Also, make sure you get your sheets in on time and pay attention to any intermissions and breaks. If you use the bathroom, that doesn’t mean you can pull out your phone and research some of the upcoming topics.
Study the Night Before
A nice game of Trivial Pursuit with your teammates the night before can go a long way towards getting in the mindset and brushing up on some tidbits that can help you win. You can also talk to people who have participated in Trivia Nights hosted by the same entity or company to see what categories are often used.
Another trick is to use Wikipedia to look up the date of the event and see what other historically notable events happened on the same day or week. Check out the music charts from the 50s through today to find out the top albums of the decade, though it is likely too much information to try to study each year.
Also, spend an hour on CNN’s website and the New York Times to find out what is in the news this week. There will likely be a category on current events.
Don’t beat yourself up too much studying. Trivia Nights are supposed to be fun and not work, and generally reflect the knowledge you have picked up through your life. By looking at current events and doing some trivia games, you can greatly improve your chances at winning.
If you’ve never participated in a Trivia Night before, you may be wondering what is expected of you.
First, it is polite to bring snacks to share. These can be bags of chips and dip, cookies and brownies, candy...you get the picture.
Second, bring something to write with and a notepad. This can be helpful in writing down the questions (important because they often aren’t repeated), and quietly sharing answers, which leads us to our next tip...
Be quiet! If you know the answer, don’t shout it because other tables will hear you.
Know when to be assertive. This is the trickiest part. No one wants to strongly insist they are right, causing the person with the actual correct answer to back down. There is no way to prepare for this, and it’s just part of the dynamic of a Trivia Night. Having ten people can be a great help, but it can also hamstring you at times. The key is finding the right team and the right balance.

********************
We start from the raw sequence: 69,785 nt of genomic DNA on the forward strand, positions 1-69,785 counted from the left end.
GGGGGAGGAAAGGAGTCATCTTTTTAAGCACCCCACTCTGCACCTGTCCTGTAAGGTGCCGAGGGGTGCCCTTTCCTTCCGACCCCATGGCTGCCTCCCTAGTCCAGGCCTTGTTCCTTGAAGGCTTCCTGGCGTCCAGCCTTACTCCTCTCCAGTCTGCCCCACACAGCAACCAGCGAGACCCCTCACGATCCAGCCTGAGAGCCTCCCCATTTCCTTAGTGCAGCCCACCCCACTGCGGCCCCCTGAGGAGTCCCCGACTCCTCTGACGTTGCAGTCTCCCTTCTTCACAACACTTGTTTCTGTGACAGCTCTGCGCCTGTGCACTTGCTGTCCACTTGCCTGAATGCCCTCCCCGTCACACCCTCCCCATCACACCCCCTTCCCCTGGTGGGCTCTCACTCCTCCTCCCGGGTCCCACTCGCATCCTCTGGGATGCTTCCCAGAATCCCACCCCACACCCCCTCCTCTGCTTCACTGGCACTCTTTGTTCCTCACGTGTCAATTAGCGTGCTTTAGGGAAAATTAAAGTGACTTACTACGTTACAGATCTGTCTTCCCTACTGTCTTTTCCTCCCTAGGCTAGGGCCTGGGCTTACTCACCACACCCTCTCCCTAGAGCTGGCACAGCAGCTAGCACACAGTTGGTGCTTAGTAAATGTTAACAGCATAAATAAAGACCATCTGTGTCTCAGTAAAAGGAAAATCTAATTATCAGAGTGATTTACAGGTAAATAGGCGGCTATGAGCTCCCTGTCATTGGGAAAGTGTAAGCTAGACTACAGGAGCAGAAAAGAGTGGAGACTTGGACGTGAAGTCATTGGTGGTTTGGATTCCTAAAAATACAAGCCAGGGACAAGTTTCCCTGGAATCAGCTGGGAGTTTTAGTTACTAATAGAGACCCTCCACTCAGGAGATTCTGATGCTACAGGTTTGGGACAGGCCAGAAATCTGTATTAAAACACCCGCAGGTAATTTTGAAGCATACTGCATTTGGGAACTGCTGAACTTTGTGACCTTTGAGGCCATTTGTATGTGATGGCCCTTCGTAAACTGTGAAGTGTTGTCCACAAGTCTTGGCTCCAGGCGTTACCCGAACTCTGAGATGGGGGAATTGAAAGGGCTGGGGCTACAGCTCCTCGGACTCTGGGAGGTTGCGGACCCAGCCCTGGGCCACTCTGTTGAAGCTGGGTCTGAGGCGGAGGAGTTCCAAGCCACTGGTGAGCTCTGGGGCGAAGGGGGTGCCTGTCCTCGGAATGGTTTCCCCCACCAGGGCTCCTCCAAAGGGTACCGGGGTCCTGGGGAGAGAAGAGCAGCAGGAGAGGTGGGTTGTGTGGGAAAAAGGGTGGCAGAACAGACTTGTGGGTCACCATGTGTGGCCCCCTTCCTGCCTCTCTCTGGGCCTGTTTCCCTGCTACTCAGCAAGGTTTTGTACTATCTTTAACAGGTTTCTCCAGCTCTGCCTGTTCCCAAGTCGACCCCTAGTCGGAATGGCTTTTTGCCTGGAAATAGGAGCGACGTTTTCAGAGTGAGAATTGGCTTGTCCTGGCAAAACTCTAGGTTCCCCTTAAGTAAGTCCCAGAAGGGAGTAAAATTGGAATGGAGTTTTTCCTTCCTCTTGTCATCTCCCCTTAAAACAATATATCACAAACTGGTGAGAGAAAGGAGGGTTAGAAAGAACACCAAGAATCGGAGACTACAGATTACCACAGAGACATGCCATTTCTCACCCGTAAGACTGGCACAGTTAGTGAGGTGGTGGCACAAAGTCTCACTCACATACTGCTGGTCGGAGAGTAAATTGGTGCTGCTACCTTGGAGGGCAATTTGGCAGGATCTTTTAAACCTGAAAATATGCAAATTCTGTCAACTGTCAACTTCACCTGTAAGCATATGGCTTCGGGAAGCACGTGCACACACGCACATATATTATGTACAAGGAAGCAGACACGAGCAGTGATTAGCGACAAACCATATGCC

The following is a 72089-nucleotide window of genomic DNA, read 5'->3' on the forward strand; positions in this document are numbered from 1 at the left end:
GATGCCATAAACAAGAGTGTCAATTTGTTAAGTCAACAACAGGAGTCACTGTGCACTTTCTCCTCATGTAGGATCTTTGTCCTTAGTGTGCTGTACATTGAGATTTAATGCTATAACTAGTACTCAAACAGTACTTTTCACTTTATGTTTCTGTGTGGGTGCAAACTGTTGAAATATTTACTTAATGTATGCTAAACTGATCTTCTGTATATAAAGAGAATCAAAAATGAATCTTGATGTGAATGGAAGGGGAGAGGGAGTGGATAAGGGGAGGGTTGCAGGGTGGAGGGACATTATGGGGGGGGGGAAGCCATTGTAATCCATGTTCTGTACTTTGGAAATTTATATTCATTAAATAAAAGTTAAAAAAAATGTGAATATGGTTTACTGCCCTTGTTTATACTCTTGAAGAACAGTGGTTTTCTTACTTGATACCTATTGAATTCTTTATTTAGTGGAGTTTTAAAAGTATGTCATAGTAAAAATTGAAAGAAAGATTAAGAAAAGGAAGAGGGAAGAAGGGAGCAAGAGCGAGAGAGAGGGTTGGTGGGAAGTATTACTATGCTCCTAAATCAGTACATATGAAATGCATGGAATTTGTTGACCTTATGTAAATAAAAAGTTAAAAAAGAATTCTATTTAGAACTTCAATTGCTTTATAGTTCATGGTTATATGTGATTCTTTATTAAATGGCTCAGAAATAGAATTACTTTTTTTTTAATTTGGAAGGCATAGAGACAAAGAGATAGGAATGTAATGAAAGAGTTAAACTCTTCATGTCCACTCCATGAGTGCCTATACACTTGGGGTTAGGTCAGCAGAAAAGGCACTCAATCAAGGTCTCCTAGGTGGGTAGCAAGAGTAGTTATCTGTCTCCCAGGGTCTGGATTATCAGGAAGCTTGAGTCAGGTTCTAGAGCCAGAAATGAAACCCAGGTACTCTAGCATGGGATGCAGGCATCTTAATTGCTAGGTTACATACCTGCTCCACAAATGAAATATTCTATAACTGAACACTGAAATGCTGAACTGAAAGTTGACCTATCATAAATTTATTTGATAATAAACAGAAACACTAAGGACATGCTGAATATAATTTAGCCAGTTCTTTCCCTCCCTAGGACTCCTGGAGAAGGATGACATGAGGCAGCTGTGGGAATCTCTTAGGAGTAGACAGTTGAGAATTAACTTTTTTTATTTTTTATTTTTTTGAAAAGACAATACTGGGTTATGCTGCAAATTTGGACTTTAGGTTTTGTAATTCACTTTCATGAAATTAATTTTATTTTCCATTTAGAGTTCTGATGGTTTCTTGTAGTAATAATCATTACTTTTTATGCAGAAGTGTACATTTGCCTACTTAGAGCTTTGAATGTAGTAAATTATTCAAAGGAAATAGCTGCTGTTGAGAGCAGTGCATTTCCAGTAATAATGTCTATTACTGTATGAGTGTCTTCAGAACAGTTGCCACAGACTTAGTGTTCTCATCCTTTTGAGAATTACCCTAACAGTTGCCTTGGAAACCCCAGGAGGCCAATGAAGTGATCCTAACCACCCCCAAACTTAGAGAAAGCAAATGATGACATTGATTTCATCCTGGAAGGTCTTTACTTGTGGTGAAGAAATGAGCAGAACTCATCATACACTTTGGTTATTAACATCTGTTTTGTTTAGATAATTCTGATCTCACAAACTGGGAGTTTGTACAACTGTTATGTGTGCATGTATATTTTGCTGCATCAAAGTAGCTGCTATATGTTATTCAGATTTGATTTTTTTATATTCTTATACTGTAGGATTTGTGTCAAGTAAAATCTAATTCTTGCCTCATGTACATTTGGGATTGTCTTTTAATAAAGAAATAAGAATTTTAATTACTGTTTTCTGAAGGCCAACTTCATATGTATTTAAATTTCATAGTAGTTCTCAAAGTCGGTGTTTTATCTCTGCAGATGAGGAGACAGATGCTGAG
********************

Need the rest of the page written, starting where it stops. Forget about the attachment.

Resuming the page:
Support the Add-On Activities
Because most Trivia Nights are for charity, there will likely be other events like 50/50 raffles and contests. At the last event I went to, they had a solo trivia challenge to see who was the best in the room, regardless of team.
These events usually cost extra, but are a nice way to help support the cause. You should also talk with your team before the event to decide what you are going to do when you win. At some events, there can be pressure to donate your winnings back to the charity.
If you are an established team that is known, it is ok to just split the winnings back amongst the team. Since the prize is usually not that much more than you paid to enter, you may get more satisfaction by just donating it back and keeping the thrill of victory as the prize. Just make sure you talk it out before so everyone on your team is on the same page.
The most important part of a Trivia Night is the fun. If you don’t relax and remember to have a good time (and a few beers), you may decide that trivia is not for you. I hope I have left you with some tips that will make your next, or first, Trivia Night experience a success.